Killing of Abdulrahman al-Awlaki

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Abdulrahman al-Alwaki
Abdulrahman Al-Awlaki.jpg
Abdulrahman Anwar al-Aulaqi[1]

(1995-08-26)August 26, 1995[1]
DiedOctober 14, 2011(2011-10-14) (aged 16)
Cause of deathHomicide (drone strike)
Known forBeing killed by a United States drone strike ordered by the Obama administration
RelativesNasser al-Awlaki (grandfather)
Nawar al-Awlaki (half-sister)

Abdulrahman Anwar al-Awlaki (also spelled al-Aulaqi, Arabic: عبدالرحمن العولقي; August 26, 1995 – October 14, 2011) was a 16-year-old United States citizen who was killed while eating dinner at an outdoor restaurant in Yemen by a drone airstrike ordered by U.S. President Barack Obama on October 14, 2011.[2][3][4][5] Abdulrahman al-Awlaki's father, Anwar al-Awlaki, was alleged to be an operational leader of al-Qaeda in the Arabian Peninsula.[6] Anwar was killed by a CIA drone strike[7] also ordered by Obama two weeks prior to the killing of his son.


Human rights groups questioned why al-Awlaki was killed by the U.S. in a country with which the United States was not at war. Jameel Jaffer, deputy legal director of the American Civil Liberties Union, stated "If the government is going to be firing Predator missiles at American citizens, surely the American public has a right to know who's being targeted, and why."[8]

Two U.S. officials speaking on condition of anonymity stated that the target of the October 14, 2011, airstrike was Ibrahim al-Banna, an Egyptian believed to be a senior operative in Al-Qaeda in the Arabian Peninsula.[8] Another U.S. administration official speaking on condition of anonymity described Abdulrahman al-Awlaki as a bystander who was "in the wrong place at the wrong time," stating that "the U.S. government did not know that Mr. Awlaki's son was there" before the airstrike was ordered.[8] When pressed by a reporter to defend the targeted killing policy that resulted in Abdulrahman al-Awlaki's death, former White House press secretary Robert Gibbs deflected blame to the victim's father: "I would suggest that you should have a far more responsible father if they are truly concerned about the well-being of their children. I don't think becoming an al-Qaeda jihadist terrorist is the best way to go about doing your business."[9][10]

Killing of half-sister[edit]

On January 29, 2017, Anwar al-Awlaki's 8-year-old daughter, Nawar al-Awlaki, the half-sister of Abdulrahman al-Awlaki, was killed in the Raid on Yakla, a commando attack ordered by President Donald Trump.[11][12][13][14]

See also[edit]


  1. ^ a b c "Abdulrahman al-Awlaki's birth certificate". The Washington Post. Archived from the original on September 11, 2012. Retrieved September 10, 2012.
  2. ^ CODEPINK Repeatedly Disrupts Brennan Hearing Calling Out Names Of Civilians Killed in Drone Strikes 10:38 minutes in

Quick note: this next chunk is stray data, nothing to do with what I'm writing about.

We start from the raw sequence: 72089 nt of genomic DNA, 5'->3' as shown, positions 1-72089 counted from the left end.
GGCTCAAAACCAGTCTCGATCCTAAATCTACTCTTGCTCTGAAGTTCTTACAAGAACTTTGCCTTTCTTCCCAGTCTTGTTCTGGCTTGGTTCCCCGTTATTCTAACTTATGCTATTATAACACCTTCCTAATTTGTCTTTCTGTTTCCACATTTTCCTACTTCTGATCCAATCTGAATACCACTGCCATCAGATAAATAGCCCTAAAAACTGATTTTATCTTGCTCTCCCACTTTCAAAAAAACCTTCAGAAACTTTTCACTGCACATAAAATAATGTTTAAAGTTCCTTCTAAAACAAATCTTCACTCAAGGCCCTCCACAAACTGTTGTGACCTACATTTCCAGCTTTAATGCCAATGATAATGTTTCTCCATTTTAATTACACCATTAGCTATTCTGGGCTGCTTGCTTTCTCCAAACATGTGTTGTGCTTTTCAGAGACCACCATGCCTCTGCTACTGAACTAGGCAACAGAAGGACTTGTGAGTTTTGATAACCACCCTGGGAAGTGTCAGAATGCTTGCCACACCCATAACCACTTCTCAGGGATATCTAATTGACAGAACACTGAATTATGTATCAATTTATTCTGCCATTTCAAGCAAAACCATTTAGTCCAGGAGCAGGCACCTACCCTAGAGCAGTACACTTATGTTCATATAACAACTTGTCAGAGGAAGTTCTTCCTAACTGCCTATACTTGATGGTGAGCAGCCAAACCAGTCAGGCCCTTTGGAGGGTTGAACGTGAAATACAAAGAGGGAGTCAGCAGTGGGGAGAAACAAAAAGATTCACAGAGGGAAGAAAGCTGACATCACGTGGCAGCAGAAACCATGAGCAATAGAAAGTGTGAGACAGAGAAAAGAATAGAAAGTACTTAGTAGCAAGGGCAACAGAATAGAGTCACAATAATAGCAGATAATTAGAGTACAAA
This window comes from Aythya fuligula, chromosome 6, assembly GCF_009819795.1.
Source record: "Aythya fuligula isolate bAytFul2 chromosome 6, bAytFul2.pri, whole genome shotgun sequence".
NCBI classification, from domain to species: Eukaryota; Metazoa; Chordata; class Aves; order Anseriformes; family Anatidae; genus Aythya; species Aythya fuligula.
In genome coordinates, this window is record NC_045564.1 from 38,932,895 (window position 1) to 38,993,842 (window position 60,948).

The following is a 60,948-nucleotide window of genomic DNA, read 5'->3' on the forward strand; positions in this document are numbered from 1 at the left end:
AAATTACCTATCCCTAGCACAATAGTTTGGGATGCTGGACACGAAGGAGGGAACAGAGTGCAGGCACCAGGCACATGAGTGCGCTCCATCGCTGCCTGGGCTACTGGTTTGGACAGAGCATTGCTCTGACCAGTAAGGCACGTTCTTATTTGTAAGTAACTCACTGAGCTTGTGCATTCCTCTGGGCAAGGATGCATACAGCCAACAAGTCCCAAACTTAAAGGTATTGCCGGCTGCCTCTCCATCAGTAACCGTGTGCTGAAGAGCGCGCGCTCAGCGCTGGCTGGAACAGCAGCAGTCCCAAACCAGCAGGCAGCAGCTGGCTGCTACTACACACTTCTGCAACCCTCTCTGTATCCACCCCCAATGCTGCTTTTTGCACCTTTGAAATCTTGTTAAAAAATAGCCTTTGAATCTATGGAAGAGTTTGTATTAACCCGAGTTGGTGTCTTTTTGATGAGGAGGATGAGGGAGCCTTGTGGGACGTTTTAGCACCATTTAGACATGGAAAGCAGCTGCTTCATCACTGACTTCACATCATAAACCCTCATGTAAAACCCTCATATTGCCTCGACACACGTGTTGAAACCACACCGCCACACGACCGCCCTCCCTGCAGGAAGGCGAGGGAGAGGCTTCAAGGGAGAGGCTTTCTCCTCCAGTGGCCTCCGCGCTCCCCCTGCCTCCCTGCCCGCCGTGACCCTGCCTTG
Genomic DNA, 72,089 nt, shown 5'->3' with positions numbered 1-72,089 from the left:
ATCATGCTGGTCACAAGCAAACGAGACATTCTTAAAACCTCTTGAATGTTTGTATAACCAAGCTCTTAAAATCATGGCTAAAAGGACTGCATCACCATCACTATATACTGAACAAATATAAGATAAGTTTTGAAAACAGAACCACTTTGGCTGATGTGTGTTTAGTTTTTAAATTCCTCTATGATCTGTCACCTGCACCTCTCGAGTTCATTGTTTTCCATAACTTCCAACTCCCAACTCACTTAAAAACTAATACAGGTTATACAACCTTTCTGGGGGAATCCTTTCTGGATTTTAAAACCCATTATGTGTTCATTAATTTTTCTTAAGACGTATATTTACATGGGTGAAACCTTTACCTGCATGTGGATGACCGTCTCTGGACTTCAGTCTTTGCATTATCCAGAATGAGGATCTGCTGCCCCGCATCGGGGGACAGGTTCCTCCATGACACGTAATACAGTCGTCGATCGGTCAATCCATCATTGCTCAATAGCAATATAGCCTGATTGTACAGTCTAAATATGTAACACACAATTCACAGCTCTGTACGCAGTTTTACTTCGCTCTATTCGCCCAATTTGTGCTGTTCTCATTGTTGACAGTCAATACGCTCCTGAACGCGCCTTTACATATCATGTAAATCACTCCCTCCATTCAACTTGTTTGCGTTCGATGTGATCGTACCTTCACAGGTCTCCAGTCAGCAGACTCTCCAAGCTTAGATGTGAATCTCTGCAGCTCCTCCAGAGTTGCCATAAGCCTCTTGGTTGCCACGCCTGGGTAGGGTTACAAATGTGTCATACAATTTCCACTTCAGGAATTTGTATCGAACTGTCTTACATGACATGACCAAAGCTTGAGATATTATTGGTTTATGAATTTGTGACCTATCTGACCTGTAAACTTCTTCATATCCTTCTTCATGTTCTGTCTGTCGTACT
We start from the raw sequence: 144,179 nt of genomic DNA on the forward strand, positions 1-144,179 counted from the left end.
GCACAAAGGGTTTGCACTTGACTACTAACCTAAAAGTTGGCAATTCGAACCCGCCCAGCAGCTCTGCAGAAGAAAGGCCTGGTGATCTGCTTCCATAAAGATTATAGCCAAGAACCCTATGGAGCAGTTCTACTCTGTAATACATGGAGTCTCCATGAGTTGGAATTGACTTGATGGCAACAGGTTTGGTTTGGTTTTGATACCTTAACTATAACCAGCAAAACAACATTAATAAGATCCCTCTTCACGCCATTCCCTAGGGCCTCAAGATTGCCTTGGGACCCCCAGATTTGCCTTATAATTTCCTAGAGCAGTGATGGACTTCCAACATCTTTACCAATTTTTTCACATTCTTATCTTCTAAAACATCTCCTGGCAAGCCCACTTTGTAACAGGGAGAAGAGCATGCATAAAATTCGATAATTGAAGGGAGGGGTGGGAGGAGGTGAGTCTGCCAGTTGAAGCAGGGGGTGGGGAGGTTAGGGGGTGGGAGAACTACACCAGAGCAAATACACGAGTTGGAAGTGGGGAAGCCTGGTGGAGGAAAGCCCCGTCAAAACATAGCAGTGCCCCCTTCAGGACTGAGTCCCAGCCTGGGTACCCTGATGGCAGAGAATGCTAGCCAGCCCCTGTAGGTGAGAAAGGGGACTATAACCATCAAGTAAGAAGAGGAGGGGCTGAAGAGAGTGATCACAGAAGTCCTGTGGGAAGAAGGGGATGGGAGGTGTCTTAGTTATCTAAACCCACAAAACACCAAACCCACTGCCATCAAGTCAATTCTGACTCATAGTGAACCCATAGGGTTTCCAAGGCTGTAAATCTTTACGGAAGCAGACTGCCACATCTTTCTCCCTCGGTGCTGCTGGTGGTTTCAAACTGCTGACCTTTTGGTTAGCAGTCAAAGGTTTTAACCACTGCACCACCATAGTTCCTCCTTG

3. ^ Johnson, Carrie (July 19, 2012). "Families Sue Over U.S. Deaths In Yemen Drone Strikes". NPR. Retrieved February 27, 2017.
  4. ^ "American drone deaths highlight controversy". NBC News. February 5, 2013. Retrieved February 27, 2017.
  5. ^ Al-Aulaqi v. Panetta
  6. ^ Mark Mazzetti; Charlie Savage; Scott Shane (March 9, 2013). "How a U.S. Citizen Came to Be in America's Cross Hairs". The New York Times. Archived from the original on September 29, 2015. Retrieved March 10, 2013.
  7. ^ Raghavan, Sudarsan (September 30, 2011). "Awlaqi hit misses al-Qaeda bombmaker, Yemen says". The Washington Post. Archived from the original on November 10, 2012. Retrieved September 10, 2012.
  8. ^ a b c Whitloc, Craig (October 23, 2011). "U.S. airstrike that killed American teen in Yemen raises legal, ethical questions". The Washington Post. Archived from the original on November 3, 2012. Retrieved September 10, 2012.
  9. ^ Grim, Ryan (October 24, 2012). "Teen Killed In U.S. Drone Strike Should Have 'More Responsible Father,' Obama Campaign Official Says". HuffPost.
  10. ^ Friedersdorf, Conor (October 24, 2012). "How Team Obama Justifies the Killing of a 16-Year-Old American". The Atlantic. Retrieved February 27, 2017.
  11. ^ Scahill, Jeremy, Pardiss Kebriaei, Baraa Shiban, and Amy Goodman. "Yemen: Jeremy Scahill & Advocates Question "Success" of Trump Raid That Killed 24 Civilians", Democracy Now!, 3 February 2017. Retrieved 3 February 2017.
  12. ^ Ghobari, Mohammed and Phil Stewart. "Commando dies in U.S. raid in Yemen, first military op OK'd by Trump", Reuters, 29 January 2017. Retrieved 29 January 2017.
  13. ^ Myre, Greg. "Trump Aims For Big Splash In Taking On Terror Fight", NPR, 29 January 2017. Retrieved 29 January 2017.
  14. ^ "1 US service member killed, 3 wounded in Yemen raid" Archived February 2, 2017, at the Wayback Machine, WPVI-TV, 6 ABC Action News, Philadelphia, PA. 29 January 2017. Retrieved 29 January 2017.

External links[edit]